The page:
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GameShark 4.0 (for the PlayStation)

GameShark 4.0 (for the PlayStation)

If you’ve read even one or two of my reviews for “older” games, you know that I’m a big fan of cheat devices, ahem, game enhancers, to get me through many of these impossible titles.  As video games evolved, so did these enhancers.  No longer a bulky unit stepping in between cartridge and console, the GameShark might be more properly categorized as software as the package includes a single CD.  Providing a wealth of codes already built in, it also uses a standard PlayStation memory card to store even more codes that can be entered by the user.

GameShark (Old, PS1)

Older PS1 GameShark

In addition to the CD-version in my possession (Version 4.0), there was also an earlier version that fit onto one of the ports of the back of the unit.  What the differences are between how these 2 iterations function is unknown to me, though generally newer editions of items like this improve upon older ones and I’m perfectly happy with my disc.  It would seem that several previous versions exist with entirely different interfaces though I cannot speak to the quality of any others.

What is a GameShark?

GameSharks represent the industry’s evolution from the Game Genie.  Instead of the cartridge – game intermediary, third-party developers had to get a little more clever when CD-based gaming became the norm.  The GameShark itself is a CD that “loads” these “codes” into the PlayStation before a game starts.  With a memory card with some spare space available, the user can even add codes to the already large database without having to type them in each time.

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GameShark 4.0What Does it Do?

First, one must insert the GameShark disc like any other game.  The system will boot up as normal and load the GameShark’s interface.  It’s a nice big menu with TONS of games listed.  One selects the game they’re about to play, looks at all the available codes, and chooses which ones they want activated for the game.  Unlike Game Genies of the past, the user rarely has to look at the actual codes as everything is nicely translated into words.  When adding codes, the user can type in the name of the game and the name of the effect.  It takes a little time to enter all this information, but it’s very useful and much better than having to type in codes each and every time a game is played.  Completely eliminated is the need to look up codes before playing a game.  Once saved on the memory card, they’ll always be available for easy selection.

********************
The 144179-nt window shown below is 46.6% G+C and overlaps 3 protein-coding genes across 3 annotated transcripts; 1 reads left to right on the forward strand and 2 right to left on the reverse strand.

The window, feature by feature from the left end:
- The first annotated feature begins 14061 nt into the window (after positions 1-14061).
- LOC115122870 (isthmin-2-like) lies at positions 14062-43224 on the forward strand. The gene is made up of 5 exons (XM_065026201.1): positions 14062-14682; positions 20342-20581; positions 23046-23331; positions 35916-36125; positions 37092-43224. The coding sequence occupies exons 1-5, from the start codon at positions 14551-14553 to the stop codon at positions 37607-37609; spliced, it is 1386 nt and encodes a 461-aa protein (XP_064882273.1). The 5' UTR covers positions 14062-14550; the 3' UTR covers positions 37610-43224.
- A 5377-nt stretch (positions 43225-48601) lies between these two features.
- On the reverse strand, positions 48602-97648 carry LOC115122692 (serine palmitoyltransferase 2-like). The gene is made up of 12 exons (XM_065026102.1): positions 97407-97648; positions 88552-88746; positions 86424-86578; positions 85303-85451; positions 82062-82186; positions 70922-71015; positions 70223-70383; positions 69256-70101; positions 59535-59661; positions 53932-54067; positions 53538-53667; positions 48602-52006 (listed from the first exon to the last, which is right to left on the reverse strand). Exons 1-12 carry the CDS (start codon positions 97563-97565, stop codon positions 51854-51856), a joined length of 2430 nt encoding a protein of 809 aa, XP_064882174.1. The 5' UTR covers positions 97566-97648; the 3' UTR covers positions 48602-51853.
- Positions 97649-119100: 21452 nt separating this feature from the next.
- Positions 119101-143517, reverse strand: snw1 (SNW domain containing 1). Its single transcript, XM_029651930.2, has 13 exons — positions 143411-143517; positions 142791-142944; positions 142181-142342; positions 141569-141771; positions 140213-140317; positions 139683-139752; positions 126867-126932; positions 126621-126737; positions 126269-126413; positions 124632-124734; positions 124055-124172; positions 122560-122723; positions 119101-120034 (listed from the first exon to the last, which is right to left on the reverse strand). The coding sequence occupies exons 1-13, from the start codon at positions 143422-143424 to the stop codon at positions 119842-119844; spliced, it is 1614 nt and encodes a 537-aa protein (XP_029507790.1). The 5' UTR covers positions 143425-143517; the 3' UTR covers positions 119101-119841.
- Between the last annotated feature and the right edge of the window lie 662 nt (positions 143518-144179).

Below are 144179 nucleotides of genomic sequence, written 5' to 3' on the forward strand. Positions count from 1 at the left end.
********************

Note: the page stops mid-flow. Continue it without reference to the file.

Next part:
Once you’ve selected the codes you want to begin with, you’ll have the option to start the game either with or without codes turned on.  I’m not sure why anyone would go to the trouble to insert the GameShark disc if they didn’t plan to use the codes, but the option is there nonetheless.  When one is ready to start, the system will prompt the user to remove the GameShark disc, insert the game, and press X.  I was a little cautious of switching discs like this, but don’t worry, everything works swimmingly.  After the game loads, the GameShark’s effects only become obvious in areas pertaining to the codes and the game otherwise functions as normal.

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The Codes

GameShark 4.0Just how hard can you cheat with the GameShark?  Different games have different codes, but gamers have been exploring and testing these gadgets for years and coming up with new ones.  Even if the code you’re looking for isn’t listed, it just might be floating around on the web somewhere.  Common cheats include infinite lives, infinite energy, infinite ammo, and in case you only want to cheat a little bit, many times codes are available allowing the character to start the game with a particular item or two, or begin on a level other than the first.

GameShark 4.0Sometimes in order to generate an effect multiple codes (or “values” as the GameShark calls them) were needed, just like in the old days where there Game Genie required 2 codes for one modification.  Using up 2 or more slots for one effect was a real dampener, but gone are these problems.  Since there is no finite entry screen on the GameShark, there’s essentially no limit to the number of codes that can be used.  Rather than entering each code every time, these codes are stored permanently and are either activated or deactivated.  Having the freedom to turn on as many cheat combinations as possible is a huge leap forward from the 3 to 5 lines allowed on 3rd and 4th generation systems.  There are claims that too many active codes can cause the game to crash.  I don’t doubt the possibility, but I doubt that most people will turn on too many given codes at a time.  One impressive aspect over earlier game enhancers is that the occurrence of unintended side effects is almost non-existent.  With PlayStation games containing so much more detail and data than earlier cartridge-based titles, it become easier to pinpoint exactly what elements are being modified while leaving other parts of gameplay untouched.